But over the last several years, I've come to treat the percentages on Rotten Tomatoes as a pretty reliable barometer. When I see that 98% of a movie's reviews are positive, that's something I want to check out. Not to mention that the buzz I've seen among people I know tells me that it's likely to be a Hugo contender next year. So off to the theater I went.

What I saw was, no question. expertly done. The action sequences were amazing, the pacing outstanding, and the characters involving and, where appropriate, sympathetic. In short, it's one hell of a good movie. I can't say I loved it. I did admire it, and ended up liking it very much, and I'm glad I went.

What's interesting to me is to compare that experience to the one I had yesterday.

My close friends probably know that I have a sentimental streak a mile wide, and a real soft spot for positive, hopeful characters and messages. For example, I can look back to the 2000 Hugo ballot, covering works from 1999. It was one of the strongest years ever for Dramatic Presentation nominees. The final five included "Galaxy Quest" (the winner), "The Sixth Sense", "Being John Malkovich", and "The Matrix". And then there was the one I fell in love with, and voted for: Brad Bird's directing debut, "The Iron Giant".

Bird's next film, "The Incredibles", put him at the top of my must-watch list. "Ratatouille" and "Mission Impossible: Ghost Protocol" only solidified that position.

So I had the highest of hopes for "Tomorrowland". Loved the idea, loved the trailers. It was, easily, my most-anticipated film of this year.

Then I saw the reviews roll in. Critics have been split 50/50, calling it everything from clumsy to preachy to mechanical. Can you blame me for feeling some trepidation as Sharon and I settled into our seats? Would it be as big a letdown as I feared?

To hell with the critics. I loved it.

I must admit, it started by hitting me right in the memory bank. There's a sequence in the beginning that takes place at the 1964 World's Fair in New York. I was there (I was eight), and Bird took me right back.

Mostly, though, it got me with good old fashioned sense-of-wonder, combined with a hearty serving of optimism. The scene in Paris left me grinning, the actors brought conviction to their heroics, and the admittedly-sappy ending made me tear up, just a little. Maybe, in some ways, it wasn't the best movie I saw this weekend. But it's the one that was made for me.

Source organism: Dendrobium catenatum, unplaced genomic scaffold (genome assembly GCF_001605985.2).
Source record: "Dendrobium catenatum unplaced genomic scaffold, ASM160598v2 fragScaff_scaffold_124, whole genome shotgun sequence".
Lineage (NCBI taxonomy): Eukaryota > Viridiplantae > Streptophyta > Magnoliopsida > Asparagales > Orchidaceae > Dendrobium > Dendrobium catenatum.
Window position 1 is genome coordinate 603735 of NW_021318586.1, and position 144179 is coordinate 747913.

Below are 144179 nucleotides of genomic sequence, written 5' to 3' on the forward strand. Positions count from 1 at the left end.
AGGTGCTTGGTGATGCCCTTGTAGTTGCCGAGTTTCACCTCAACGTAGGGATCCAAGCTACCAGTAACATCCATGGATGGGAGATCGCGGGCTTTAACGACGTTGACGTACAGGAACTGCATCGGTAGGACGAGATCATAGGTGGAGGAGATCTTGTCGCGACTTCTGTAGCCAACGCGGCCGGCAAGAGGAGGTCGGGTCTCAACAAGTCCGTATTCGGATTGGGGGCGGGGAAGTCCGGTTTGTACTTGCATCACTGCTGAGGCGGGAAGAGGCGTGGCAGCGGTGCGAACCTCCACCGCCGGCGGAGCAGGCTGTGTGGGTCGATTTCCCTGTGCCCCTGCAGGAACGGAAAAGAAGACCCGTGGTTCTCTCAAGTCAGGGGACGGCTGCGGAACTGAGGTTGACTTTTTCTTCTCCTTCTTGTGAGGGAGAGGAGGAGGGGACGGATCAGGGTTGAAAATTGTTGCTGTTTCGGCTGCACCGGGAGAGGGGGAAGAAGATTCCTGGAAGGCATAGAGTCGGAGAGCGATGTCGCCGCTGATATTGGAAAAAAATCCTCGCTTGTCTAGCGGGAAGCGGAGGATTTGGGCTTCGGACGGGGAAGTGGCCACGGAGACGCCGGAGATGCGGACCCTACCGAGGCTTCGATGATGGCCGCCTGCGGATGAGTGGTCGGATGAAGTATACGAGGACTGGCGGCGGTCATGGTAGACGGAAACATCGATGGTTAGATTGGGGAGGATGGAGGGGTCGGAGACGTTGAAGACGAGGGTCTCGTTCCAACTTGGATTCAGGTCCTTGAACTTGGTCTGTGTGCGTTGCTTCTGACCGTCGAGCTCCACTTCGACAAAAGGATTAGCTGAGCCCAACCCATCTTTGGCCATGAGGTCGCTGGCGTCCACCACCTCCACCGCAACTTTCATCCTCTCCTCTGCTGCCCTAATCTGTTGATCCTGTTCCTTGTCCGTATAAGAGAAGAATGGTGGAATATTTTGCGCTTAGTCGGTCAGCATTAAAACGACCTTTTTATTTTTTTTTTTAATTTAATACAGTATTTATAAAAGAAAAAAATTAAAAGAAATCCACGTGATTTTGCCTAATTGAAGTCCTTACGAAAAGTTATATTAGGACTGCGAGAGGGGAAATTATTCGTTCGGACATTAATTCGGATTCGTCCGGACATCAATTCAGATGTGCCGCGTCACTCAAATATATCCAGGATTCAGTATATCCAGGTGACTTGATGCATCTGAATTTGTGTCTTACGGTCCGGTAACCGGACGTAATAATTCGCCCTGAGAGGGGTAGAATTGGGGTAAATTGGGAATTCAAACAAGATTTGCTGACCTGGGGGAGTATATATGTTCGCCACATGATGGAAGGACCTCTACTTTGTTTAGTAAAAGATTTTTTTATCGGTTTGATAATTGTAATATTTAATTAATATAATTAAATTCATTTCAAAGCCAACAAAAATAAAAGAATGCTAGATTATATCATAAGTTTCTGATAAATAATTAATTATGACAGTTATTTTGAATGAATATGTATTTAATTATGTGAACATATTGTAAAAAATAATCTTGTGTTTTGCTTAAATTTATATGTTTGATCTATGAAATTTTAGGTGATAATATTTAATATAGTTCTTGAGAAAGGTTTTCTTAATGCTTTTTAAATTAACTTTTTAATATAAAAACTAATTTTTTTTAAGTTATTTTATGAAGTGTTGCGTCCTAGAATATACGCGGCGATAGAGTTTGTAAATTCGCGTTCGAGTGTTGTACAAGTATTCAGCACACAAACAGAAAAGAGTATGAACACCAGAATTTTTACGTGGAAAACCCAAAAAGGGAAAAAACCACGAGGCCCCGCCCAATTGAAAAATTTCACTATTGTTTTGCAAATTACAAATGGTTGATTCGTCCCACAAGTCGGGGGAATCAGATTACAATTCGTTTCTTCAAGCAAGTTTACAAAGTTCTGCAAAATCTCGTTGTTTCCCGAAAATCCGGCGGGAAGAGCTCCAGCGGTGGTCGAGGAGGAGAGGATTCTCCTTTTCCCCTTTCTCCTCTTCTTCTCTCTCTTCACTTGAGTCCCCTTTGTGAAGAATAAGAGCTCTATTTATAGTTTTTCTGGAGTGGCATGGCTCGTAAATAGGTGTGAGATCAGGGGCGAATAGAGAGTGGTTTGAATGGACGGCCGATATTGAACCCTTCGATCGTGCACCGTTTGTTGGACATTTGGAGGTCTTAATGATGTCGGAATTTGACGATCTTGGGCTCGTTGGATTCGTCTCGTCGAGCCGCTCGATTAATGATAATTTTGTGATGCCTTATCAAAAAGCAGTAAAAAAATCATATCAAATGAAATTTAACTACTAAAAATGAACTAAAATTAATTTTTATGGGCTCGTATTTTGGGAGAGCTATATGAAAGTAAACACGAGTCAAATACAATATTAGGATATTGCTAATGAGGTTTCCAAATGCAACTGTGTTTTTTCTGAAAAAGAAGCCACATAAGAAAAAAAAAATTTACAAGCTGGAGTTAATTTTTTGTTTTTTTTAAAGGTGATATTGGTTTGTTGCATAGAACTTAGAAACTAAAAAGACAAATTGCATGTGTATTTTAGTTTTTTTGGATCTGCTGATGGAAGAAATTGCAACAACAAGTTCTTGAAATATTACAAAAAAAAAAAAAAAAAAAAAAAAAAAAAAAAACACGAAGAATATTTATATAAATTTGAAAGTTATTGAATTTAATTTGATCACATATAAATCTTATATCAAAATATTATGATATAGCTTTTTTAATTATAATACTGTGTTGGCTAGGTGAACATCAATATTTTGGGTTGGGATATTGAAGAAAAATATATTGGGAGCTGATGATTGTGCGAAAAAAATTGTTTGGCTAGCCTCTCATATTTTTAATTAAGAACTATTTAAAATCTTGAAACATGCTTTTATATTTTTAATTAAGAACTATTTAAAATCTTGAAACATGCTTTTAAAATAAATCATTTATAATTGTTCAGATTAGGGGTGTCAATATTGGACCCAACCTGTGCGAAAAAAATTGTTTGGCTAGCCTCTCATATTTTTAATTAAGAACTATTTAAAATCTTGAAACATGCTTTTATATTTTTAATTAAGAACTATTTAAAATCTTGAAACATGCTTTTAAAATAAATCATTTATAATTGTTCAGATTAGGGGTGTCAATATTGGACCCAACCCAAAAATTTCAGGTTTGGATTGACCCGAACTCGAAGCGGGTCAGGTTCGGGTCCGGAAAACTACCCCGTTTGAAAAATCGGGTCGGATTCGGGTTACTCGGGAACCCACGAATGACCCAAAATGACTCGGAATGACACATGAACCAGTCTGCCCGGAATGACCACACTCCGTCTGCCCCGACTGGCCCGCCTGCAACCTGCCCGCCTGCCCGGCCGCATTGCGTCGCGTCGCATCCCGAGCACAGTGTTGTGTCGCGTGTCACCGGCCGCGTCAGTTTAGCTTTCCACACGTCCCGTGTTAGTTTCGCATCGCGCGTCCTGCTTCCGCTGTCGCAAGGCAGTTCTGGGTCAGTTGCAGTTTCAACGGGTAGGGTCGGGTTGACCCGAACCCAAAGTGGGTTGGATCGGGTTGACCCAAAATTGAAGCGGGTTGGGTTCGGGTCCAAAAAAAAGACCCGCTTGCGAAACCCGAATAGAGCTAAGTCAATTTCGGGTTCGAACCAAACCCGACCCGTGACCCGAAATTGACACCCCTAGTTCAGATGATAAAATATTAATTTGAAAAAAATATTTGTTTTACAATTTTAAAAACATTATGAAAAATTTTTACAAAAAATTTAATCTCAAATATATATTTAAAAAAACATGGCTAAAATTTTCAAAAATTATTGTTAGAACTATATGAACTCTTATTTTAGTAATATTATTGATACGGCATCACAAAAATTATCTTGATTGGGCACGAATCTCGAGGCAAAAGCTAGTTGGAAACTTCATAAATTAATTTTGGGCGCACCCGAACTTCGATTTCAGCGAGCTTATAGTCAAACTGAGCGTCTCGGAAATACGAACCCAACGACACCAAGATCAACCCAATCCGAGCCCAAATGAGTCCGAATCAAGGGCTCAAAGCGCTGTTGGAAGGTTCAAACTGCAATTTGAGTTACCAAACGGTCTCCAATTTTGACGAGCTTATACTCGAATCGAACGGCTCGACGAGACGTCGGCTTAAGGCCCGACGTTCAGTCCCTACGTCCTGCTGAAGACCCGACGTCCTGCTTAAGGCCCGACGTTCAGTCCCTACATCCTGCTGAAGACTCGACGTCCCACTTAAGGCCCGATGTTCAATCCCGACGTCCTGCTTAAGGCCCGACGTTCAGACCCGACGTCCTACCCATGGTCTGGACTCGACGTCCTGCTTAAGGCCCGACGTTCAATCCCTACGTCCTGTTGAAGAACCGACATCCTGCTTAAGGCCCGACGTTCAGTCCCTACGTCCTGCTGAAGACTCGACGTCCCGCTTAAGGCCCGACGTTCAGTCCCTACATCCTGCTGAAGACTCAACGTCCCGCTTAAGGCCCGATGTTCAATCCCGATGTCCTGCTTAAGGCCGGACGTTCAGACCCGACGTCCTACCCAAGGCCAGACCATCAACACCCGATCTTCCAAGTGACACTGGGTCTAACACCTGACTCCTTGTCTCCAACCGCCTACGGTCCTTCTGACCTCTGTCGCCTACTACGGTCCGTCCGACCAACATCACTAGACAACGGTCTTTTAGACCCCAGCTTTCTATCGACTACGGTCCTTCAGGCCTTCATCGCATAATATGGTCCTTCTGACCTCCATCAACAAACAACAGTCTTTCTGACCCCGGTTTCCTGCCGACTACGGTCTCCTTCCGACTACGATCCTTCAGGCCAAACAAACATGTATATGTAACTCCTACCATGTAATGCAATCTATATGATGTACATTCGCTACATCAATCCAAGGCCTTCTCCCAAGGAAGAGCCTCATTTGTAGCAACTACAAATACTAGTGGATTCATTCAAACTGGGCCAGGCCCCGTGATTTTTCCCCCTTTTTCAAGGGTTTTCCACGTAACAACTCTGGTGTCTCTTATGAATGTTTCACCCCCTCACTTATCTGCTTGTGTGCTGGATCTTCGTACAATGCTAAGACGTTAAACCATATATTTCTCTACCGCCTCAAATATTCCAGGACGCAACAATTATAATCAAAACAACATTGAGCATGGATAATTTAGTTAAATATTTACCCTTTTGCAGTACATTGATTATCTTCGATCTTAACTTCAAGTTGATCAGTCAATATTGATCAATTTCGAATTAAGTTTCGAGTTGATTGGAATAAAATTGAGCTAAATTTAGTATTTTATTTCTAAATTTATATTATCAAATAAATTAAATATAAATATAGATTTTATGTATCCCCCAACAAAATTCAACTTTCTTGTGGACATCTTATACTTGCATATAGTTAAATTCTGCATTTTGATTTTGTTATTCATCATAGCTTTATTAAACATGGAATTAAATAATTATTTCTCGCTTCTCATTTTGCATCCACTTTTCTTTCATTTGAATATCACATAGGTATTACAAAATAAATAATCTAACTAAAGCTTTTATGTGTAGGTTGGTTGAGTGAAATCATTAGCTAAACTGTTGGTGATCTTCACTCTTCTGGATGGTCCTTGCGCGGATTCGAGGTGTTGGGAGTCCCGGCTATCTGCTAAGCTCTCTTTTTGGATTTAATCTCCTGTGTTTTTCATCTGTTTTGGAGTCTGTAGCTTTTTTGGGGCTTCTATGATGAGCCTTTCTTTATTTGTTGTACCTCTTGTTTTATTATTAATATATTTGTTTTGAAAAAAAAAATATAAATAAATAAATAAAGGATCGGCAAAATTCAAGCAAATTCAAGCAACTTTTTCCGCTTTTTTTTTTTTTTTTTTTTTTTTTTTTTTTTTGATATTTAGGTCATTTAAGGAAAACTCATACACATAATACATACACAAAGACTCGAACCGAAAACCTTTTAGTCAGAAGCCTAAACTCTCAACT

In the end, I was reminded that my tastes are my own, and that sometimes those tastes don't line up with those of the majority. And that's exactly how it should be.

(I still plan to vote for "Guardians of the Galaxy" in this year's Hugos, though. :) )
Note: This post specifically relates to the current controversy over the nominations for the 2015 Hugo Awards. If you have no idea what I'm referring to, and don't really care, you'll probably want to skip the whole thing. If you want to learn more, this is a pretty good place to start, and will help what follows make some sense.

Over the last six days, I've read a lot of discussion about the RP/SP slates, and the effect they've had. It's been an upsetting and frustrating week for a lot of us. Part of that is the very human (and often very fannish) feeling that we ought to be able to Do Something. And I think we can. It'll take some planning and commitment, but the opportunity is there.

I've seen many people write about the harm done to the awards themselves, now and in the future, and what, if anything, can be done to minimize that harm in the future. I agree that it's something we should consider.

But there are people, specific people, who have been harmed this year. I mean the people whose works and bodies of work would have earned them a place on this year's final Hugo ballot, had they not been pushed off by the Puppy-slate entries. These are the folks who have been well and truly bitten by the Puppies.

In late August, we'll know who those people are. Once the Hugos have been awarded at Sasquan, the Hugo Subcommittee will release a set of numbers showing how many nominations were submitted for each of the top fifteen or so nominees in each category. This PDF shows the 2014 figures, with the nomination numbers starting on page 19.

Once that's out, I will figure out which five novels would have ended up on the final ballot if all of the Puppy-slate nominees had been removed.

Then I'll buy them. (I've already bought Ancillary Sword and The Goblin Emperor without waiting to see whether or not they're in the free packet.)

It's simple, really. I'll fill out and submit my final Hugo ballot, yes, but now that the Puppies have hijacked the awards, my wallet is the best voting mechanism I have this year. If some authors were cheated out of the honor of a nomination, let's offer them some compensation in the form of increased sales.

And now, in the interest of raising that compensation to a meaningful level, I hereby announce the Help the Bitten initiative.

Here's what I propose, and plan to do:

1) Over the next four months, set aside a little money each month. Whatever you can afford, nothing more.

2) Once the figures are released, I (and, I hope, others) will create and post, as widely as possible, the Puppy-Free Ballot (PFB). In each Hugo or Campbell category, the PFB will list the top five (or more, in case of ties) nominees that did not appear on either Puppy slate.

3) Within the limits of your budget, choose actions from this list:

- Buy nominated PFB Novels
- Buy nominated PFB Graphic Novels